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WFH and Excel skills

Author: Simon Hurst

Published: 30 Sep 2021

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I was chatting to a friend recently and strangely the conversation touched upon Excel. He admitted that he'd managed to elevate himself to becoming his team's Excel office guru by knowing who else in the organisation to ask about different elements of Excel, ensuring that, whatever Excel question he was asked, he was able to come up with an answer after a few minutes' 'consideration' (which was actually a quick consultation with the appropriate in-house expert).

Microsoft themselves showed their understanding of the importance of the office guru by encapsulating the concept in the world's most irritating paper clip animation decades ago. Of course, if you were the actual office Office guru you could swap 'Clippie' for the much more approachable Power Pup.

However, now we have had well over a year of extensive home working during which finding the answer to Excel queries has presumably required the employment of a different strategy than shouting across the open plan office to the much put-upon fount of all Excel knowledge. Will this have resulted in an increased self-reliance when it comes to using Excel as people learn to work out, or search for, their own answers? Maybe many Excel users will even have been inspired to invest their time in some comprehensive online training rather than just following piecemeal internet search results and YouTube videos.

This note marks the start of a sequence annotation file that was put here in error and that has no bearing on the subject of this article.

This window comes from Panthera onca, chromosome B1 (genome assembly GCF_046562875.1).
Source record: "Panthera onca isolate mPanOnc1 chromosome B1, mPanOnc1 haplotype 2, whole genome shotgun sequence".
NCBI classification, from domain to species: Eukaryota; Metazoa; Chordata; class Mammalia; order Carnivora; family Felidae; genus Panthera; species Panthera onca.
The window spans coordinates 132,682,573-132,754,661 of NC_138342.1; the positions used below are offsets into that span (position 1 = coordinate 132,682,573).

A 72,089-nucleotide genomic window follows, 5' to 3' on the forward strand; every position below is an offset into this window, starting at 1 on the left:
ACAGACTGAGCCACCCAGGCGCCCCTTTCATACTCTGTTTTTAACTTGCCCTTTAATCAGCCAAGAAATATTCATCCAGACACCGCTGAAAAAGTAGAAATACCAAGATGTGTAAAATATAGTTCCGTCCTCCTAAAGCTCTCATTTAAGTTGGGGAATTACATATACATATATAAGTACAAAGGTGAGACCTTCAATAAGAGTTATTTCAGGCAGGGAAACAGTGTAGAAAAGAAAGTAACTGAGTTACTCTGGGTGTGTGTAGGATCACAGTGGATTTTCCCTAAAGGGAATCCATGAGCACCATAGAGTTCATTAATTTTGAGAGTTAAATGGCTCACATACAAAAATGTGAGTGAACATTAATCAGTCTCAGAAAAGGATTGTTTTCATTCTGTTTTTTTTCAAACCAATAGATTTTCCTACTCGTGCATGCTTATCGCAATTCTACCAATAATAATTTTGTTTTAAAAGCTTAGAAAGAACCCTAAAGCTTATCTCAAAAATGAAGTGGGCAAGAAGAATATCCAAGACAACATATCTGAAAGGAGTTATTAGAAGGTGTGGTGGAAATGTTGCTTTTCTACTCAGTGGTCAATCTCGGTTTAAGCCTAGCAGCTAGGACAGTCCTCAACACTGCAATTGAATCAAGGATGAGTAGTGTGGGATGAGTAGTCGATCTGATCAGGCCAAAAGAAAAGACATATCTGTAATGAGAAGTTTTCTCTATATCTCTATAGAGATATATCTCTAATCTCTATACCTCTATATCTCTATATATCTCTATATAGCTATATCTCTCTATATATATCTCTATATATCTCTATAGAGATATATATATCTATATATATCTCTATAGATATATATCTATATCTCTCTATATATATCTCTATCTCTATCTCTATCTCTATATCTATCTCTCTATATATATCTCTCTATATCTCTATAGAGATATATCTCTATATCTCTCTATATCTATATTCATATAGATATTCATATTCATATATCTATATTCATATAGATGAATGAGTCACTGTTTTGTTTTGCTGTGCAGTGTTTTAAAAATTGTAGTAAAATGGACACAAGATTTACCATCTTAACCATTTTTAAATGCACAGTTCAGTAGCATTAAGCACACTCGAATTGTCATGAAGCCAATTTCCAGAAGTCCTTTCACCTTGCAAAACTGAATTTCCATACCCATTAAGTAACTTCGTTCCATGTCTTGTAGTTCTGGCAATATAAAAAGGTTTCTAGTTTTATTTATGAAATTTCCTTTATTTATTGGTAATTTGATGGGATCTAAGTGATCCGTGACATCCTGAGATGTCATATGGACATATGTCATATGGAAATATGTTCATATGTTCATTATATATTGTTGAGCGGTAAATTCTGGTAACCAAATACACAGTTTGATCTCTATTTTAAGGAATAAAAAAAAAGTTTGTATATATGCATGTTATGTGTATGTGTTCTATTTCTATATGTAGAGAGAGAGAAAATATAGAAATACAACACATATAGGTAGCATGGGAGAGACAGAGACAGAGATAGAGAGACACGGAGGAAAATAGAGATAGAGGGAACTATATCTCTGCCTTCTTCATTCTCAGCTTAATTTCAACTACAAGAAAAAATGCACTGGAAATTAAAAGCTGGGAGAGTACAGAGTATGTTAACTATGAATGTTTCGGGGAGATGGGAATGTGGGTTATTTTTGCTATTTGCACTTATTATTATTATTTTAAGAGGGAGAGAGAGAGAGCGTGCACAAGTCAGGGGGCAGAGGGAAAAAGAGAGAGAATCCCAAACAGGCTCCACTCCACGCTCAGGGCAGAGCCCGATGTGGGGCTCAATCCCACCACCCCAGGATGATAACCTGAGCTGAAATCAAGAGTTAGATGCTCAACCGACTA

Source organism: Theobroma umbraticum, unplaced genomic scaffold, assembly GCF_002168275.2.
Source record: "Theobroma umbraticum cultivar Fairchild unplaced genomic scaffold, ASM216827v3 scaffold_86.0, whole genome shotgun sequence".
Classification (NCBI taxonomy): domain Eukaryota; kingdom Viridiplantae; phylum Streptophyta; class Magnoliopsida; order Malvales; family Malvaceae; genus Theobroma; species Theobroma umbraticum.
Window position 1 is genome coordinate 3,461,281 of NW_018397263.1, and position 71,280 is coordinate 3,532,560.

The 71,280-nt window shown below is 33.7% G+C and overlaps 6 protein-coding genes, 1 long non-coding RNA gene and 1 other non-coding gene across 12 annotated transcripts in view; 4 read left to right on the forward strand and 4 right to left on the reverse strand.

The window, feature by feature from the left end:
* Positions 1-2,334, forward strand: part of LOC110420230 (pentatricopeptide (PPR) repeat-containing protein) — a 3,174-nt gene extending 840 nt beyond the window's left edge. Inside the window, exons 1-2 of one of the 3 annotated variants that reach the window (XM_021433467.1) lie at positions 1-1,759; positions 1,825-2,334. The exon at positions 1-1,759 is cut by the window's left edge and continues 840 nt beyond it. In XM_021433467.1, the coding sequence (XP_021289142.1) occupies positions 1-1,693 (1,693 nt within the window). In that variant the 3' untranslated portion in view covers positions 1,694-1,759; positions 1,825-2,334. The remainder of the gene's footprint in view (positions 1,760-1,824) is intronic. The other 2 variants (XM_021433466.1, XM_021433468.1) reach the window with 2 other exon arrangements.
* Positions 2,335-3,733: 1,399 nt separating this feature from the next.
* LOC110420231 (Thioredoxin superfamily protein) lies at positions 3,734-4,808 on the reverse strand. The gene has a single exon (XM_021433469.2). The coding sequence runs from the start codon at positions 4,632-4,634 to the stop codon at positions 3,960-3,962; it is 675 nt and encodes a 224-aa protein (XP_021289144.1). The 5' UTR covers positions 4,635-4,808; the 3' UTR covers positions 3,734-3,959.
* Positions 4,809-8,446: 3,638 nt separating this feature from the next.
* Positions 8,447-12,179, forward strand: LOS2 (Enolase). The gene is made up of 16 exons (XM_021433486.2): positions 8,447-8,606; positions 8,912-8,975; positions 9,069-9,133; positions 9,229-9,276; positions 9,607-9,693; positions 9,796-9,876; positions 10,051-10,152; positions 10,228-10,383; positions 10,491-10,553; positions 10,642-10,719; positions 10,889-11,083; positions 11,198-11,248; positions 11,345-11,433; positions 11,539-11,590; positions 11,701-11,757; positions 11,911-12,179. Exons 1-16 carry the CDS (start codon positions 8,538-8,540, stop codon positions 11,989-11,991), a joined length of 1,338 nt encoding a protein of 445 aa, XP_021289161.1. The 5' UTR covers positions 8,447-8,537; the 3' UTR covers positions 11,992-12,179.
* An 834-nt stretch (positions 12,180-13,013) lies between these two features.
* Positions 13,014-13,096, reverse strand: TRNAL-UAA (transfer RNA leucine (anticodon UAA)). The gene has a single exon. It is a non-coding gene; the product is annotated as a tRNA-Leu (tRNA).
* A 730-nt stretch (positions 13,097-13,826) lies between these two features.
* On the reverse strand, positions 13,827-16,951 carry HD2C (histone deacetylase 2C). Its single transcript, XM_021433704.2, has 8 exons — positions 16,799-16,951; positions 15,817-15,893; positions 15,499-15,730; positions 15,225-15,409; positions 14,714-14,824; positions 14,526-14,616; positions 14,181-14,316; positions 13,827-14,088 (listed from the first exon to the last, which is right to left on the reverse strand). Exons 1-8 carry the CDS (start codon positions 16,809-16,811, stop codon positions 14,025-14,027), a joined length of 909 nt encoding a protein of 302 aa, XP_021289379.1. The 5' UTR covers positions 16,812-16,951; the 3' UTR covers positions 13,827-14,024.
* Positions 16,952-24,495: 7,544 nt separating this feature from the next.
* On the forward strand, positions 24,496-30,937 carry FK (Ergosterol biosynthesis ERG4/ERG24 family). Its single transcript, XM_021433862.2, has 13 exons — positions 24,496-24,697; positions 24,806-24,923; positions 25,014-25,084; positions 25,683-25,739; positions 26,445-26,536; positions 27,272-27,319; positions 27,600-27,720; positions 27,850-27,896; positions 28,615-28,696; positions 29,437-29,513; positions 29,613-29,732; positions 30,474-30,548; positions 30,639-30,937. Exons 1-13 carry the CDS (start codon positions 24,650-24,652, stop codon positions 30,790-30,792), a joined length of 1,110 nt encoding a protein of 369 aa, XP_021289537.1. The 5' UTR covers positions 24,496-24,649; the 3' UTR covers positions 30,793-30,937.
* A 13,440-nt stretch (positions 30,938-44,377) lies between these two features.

Perhaps in the WFH era people have just created less efficient and more cumbersome spreadsheets because they have had to stick to the limited methods and techniques they already knew, rather than having someone on hand to point them towards better ways of solving their spreadsheet problems. On the other hand, perhaps all the office gurus have just been very busy dealing with their colleagues' Excel queries via phone, email, social media, Zoom and Microsoft Teams.

As people start to return to their offices it will be interesting to see what has happened to their Excel skills. Will Excel users have acquired a whole new set of Excel skills and a newfound confidence in their ability to solve problems for themselves, or will there be a requirement for extensive remedial work to sort out a morass of poorly constructed and poorly designed workbooks?

If the commenting facility hasn't been restored to the ICAEW platform by the time you read this, please let us know what your experience of the effect of WFH has been on the way people have been using Excel in your organisation by sending us an email at excel@icaew.com.

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